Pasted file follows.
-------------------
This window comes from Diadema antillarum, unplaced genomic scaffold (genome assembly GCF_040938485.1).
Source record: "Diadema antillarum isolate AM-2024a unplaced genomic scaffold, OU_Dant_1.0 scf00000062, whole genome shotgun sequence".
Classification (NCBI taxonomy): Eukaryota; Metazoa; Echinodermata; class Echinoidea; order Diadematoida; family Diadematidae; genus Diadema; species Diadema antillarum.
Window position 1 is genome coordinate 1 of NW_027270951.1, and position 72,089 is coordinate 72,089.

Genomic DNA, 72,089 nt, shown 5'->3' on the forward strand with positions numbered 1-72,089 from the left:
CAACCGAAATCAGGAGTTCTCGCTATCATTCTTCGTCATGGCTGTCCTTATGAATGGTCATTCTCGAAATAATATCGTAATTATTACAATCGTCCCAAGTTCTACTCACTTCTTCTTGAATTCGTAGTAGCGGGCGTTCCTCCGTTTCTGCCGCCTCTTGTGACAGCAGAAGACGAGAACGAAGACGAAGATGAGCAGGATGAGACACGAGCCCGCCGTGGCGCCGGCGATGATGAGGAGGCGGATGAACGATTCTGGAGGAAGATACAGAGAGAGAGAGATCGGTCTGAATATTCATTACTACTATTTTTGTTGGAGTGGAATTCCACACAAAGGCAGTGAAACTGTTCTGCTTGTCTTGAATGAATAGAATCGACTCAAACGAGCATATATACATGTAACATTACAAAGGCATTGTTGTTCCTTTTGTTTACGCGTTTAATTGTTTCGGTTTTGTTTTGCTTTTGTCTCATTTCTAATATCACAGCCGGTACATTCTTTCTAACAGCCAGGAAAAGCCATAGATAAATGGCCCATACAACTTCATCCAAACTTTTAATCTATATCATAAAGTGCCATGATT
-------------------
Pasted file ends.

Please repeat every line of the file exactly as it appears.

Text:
This window comes from Diadema antillarum, unplaced genomic scaffold (genome assembly GCF_040938485.1).
Source record: "Diadema antillarum isolate AM-2024a unplaced genomic scaffold, OU_Dant_1.0 scf00000062, whole genome shotgun sequence".
Classification (NCBI taxonomy): Eukaryota; Metazoa; Echinodermata; class Echinoidea; order Diadematoida; family Diadematidae; genus Diadema; species Diadema antillarum.
Window position 1 is genome coordinate 1 of NW_027270951.1, and position 72,089 is coordinate 72,089.

Genomic DNA, 72,089 nt, shown 5'->3' on the forward strand with positions numbered 1-72,089 from the left:
CAACCGAAATCAGGAGTTCTCGCTATCATTCTTCGTCATGGCTGTCCTTATGAATGGTCATTCTCGAAATAATATCGTAATTATTACAATCGTCCCAAGTTCTACTCACTTCTTCTTGAATTCGTAGTAGCGGGCGTTCCTCCGTTTCTGCCGCCTCTTGTGACAGCAGAAGACGAGAACGAAGACGAAGATGAGCAGGATGAGACACGAGCCCGCCGTGGCGCCGGCGATGATGAGGAGGCGGATGAACGATTCTGGAGGAAGATACAGAGAGAGAGAGATCGGTCTGAATATTCATTACTACTATTTTTGTTGGAGTGGAATTCCACACAAAGGCAGTGAAACTGTTCTGCTTGTCTTGAATGAATAGAATCGACTCAAACGAGCATATATACATGTAACATTACAAAGGCATTGTTGTTCCTTTTGTTTACGCGTTTAATTGTTTCGGTTTTGTTTTGCTTTTGTCTCATTTCTAATATCACAGCCGGTACATTCTTTCTAACAGCCAGGAAAAGCCATAGATAAATGGCCCATACAACTTCATCCAAACTTTTAATCTATATCATAAAGTGCCATGATT